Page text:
A Fanny B., some Hunter’s rough, and thou.

While many other blokes have met their doom
Without such grim and universal gloom
Who else but Orang in such dreadful straits
Could bring to silence all the caver’s room?

Think, in this battered caravanserai,
Where many lads have drunk by night and day
How caver after caver took a cup
Before, encrumpeted, he went away.

But come with Omar ‘Ooos and leave the lot
Of Belfry and of Hunter’s be forgot
Let Alfie glare around him as he will
Or Maurice Iles roars “Binder!” heed them not.

Night comes; and all too soon the end is near
Where are the stalwart Men of yesteryear?
So raise your foaming tankards while you may
For we at least can be of goodly cheer.

Editor’s Note


We are pleased to have been able to publish some of the rubaiyat, or verses, of this old Persian poet, Omar ‘Obbs.  We hope that from time to time, it may be possible to persuade our translator, Sid Hobbs, to provide us with some further examples.

Puzzle Corner

This being the Christmas number of the B.B., we are including a few puzzles to while away the odd hour before opening time.  In addition to the crossword on page nine, we have here one of the ‘logical’ type of puzzle, and have persuaded our Hon. Sec., Mr. Bagshaw, to give us a demonstration of his mental powers by solving it for us.  There were originally two of these problems, but space has prevented us from including both.  Mr. Bagshaw’s answer – being slightly different in approach from the generally accepted solution – will not spoil the puzzle for those readers who have not met it before, and will – we feel – provide all members with a unique opportunity to peer, as it were, into the recesses of our Hon. Sec.’s mind.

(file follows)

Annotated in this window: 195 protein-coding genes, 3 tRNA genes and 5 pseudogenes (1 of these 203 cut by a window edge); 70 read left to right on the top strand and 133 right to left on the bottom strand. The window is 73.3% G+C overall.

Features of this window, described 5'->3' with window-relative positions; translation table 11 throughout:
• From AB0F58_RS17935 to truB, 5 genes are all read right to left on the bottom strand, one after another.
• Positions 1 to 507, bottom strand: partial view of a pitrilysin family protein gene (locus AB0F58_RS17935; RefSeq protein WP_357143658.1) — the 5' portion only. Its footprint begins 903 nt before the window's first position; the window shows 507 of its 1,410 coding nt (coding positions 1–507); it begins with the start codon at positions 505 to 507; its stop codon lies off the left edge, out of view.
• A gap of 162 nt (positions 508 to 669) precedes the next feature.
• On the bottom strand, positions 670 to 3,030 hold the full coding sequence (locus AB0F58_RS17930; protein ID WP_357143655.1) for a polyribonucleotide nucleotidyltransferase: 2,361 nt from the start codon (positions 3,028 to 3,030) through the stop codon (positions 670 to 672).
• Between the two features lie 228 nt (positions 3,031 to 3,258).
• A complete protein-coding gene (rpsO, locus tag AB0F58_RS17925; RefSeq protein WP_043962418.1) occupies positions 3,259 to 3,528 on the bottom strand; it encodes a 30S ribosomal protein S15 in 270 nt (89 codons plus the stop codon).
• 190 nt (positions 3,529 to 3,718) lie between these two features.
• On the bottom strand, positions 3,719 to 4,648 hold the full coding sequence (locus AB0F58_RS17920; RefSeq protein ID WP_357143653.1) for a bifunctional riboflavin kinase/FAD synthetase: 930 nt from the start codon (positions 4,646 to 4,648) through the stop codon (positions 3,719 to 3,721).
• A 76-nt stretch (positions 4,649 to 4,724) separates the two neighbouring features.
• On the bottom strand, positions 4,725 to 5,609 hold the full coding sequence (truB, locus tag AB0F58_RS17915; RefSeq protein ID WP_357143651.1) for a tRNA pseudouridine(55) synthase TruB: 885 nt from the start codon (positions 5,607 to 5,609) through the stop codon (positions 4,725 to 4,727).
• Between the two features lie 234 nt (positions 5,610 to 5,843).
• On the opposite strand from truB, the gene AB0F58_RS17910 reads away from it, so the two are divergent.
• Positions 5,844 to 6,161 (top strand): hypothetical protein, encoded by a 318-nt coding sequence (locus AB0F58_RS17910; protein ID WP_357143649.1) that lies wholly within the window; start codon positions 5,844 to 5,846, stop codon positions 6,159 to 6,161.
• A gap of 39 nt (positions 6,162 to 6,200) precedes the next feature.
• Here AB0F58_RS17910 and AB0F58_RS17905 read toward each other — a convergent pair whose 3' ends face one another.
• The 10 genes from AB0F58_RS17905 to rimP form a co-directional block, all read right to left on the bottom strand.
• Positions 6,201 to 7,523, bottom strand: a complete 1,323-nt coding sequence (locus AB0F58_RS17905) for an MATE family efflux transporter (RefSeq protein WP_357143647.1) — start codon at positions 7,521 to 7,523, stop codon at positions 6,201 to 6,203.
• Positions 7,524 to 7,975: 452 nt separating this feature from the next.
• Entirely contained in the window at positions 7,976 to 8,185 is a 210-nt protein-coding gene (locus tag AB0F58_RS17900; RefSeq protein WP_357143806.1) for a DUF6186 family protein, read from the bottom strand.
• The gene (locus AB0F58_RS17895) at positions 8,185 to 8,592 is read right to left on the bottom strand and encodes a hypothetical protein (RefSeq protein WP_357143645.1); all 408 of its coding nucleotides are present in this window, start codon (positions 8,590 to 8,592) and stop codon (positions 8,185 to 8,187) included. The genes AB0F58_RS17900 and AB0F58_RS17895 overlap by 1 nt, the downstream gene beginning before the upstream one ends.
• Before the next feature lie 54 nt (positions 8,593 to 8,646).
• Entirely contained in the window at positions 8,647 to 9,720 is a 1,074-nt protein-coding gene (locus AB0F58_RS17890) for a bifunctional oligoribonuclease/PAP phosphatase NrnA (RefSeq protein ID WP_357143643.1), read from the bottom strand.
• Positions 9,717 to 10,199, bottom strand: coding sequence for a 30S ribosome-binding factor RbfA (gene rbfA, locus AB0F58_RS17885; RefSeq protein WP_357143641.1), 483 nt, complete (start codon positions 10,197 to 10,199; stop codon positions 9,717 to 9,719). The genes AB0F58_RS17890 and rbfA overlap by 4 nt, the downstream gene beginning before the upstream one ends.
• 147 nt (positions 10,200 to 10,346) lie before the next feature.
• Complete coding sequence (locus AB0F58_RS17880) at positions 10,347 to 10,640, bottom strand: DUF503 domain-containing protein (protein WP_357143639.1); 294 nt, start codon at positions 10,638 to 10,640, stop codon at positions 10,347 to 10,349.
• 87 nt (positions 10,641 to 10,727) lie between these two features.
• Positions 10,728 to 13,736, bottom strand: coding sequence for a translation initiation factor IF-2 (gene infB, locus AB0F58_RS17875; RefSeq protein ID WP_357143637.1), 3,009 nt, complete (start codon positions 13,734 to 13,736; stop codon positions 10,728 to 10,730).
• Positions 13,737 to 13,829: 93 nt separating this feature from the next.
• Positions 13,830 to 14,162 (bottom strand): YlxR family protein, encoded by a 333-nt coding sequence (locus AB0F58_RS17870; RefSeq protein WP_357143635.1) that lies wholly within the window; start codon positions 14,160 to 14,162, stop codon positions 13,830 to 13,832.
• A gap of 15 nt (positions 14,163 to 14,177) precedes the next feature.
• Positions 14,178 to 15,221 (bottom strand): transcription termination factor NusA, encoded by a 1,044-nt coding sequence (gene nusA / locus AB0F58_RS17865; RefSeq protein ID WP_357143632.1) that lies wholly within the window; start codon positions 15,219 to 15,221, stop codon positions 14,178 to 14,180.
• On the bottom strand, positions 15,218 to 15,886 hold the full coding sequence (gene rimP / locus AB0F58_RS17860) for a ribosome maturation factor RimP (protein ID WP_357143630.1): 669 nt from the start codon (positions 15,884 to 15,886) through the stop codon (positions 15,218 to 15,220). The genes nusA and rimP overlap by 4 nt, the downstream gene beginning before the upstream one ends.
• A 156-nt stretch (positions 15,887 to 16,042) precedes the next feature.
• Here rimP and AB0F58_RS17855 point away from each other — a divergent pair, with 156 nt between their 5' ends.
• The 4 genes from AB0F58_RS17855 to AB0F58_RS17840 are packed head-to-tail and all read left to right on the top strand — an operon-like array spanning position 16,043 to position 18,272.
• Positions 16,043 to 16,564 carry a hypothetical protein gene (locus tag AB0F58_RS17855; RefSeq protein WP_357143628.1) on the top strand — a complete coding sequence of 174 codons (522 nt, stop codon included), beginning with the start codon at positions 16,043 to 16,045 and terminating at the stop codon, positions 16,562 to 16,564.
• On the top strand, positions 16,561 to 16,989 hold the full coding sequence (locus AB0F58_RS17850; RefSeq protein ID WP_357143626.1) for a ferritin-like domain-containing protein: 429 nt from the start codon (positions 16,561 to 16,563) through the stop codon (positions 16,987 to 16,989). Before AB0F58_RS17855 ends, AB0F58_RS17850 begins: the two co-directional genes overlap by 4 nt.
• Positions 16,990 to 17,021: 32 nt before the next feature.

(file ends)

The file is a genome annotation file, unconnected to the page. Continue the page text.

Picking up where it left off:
The Problem.

Three men imprisoned.  The prison governor, who sets great store on intelligence, promises to free the most intelligent, and devises a test.  He has three black and two white discs made, and fixes a disc on each man’s back.  None is allowed to see the discs left over, and no man can see his own disc.  No talking or signals are allowed, and the man who can first work out the colour of his disc correctly will be freed.  In fact, all there were given black discs.  By what reasoning did the winner arrive at the correct answer?

                                                ……..over to Bagshaw……..

This problem is very difficult because, after the problem is set nobody speaks until the winner says, “I’ve got a black disc on my back” and the governor says, “Tell us how you know”.  At this point we may have found ourselves going round in circles – and not the best of circles either – if we are not careful and so the wary puzzler will therefore quickly deduce that this is a thinking type puzzle and that the only way to solve it is to put yourself into the part without reservation and to work out the sequence of thinking type thoughts amongst the people concerned.